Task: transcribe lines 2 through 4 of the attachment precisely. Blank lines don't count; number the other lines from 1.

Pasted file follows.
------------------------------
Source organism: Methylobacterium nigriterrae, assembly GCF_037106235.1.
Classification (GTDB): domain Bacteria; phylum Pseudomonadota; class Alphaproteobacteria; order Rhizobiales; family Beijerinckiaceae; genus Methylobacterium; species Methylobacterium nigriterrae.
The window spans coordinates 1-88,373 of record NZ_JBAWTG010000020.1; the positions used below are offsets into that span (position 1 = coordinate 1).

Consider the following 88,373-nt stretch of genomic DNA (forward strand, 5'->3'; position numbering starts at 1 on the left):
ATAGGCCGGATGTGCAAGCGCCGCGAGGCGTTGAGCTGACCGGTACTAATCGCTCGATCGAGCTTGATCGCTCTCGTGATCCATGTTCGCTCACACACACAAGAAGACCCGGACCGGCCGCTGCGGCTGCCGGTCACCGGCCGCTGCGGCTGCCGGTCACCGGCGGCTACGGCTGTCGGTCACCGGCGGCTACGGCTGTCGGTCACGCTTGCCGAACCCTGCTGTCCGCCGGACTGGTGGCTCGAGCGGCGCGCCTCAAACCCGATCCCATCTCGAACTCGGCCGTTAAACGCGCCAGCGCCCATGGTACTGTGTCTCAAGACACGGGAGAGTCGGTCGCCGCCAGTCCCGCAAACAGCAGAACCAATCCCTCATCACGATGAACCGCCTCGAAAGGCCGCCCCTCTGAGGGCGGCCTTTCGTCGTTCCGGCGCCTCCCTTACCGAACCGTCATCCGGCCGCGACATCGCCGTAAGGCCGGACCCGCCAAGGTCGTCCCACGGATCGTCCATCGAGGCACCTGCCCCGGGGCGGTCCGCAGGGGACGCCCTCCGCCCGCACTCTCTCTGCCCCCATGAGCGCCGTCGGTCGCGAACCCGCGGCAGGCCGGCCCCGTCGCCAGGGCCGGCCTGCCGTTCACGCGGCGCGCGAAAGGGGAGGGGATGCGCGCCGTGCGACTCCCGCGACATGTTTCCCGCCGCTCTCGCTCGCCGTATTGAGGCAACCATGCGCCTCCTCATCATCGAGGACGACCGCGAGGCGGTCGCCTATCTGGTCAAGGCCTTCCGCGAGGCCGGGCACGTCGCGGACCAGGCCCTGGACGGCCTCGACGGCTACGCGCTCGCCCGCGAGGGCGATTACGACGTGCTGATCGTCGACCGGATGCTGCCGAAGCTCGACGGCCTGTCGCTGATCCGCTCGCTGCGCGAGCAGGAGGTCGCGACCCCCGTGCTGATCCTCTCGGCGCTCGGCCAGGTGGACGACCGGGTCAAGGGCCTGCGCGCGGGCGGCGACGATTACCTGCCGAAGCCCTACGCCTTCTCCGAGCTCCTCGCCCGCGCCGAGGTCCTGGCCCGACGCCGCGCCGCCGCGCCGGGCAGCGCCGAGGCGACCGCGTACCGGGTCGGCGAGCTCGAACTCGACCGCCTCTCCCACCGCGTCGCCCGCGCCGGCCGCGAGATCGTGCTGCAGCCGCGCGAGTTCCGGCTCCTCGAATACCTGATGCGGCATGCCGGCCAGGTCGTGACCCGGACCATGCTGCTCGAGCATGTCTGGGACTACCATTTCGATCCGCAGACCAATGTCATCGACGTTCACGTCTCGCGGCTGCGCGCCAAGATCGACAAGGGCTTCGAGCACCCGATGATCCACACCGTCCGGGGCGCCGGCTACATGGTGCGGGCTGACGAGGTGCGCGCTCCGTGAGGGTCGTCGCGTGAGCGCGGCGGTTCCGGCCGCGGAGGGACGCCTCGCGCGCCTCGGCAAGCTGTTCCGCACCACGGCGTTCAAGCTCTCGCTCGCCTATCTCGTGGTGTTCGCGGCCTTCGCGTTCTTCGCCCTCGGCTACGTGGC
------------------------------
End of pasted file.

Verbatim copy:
Classification (GTDB): domain Bacteria; phylum Pseudomonadota; class Alphaproteobacteria; order Rhizobiales; family Beijerinckiaceae; genus Methylobacterium; species Methylobacterium nigriterrae.
The window spans coordinates 1-88,373 of record NZ_JBAWTG010000020.1; the positions used below are offsets into that span (position 1 = coordinate 1).

Consider the following 88,373-nt stretch of genomic DNA (forward strand, 5'->3'; position numbering starts at 1 on the left):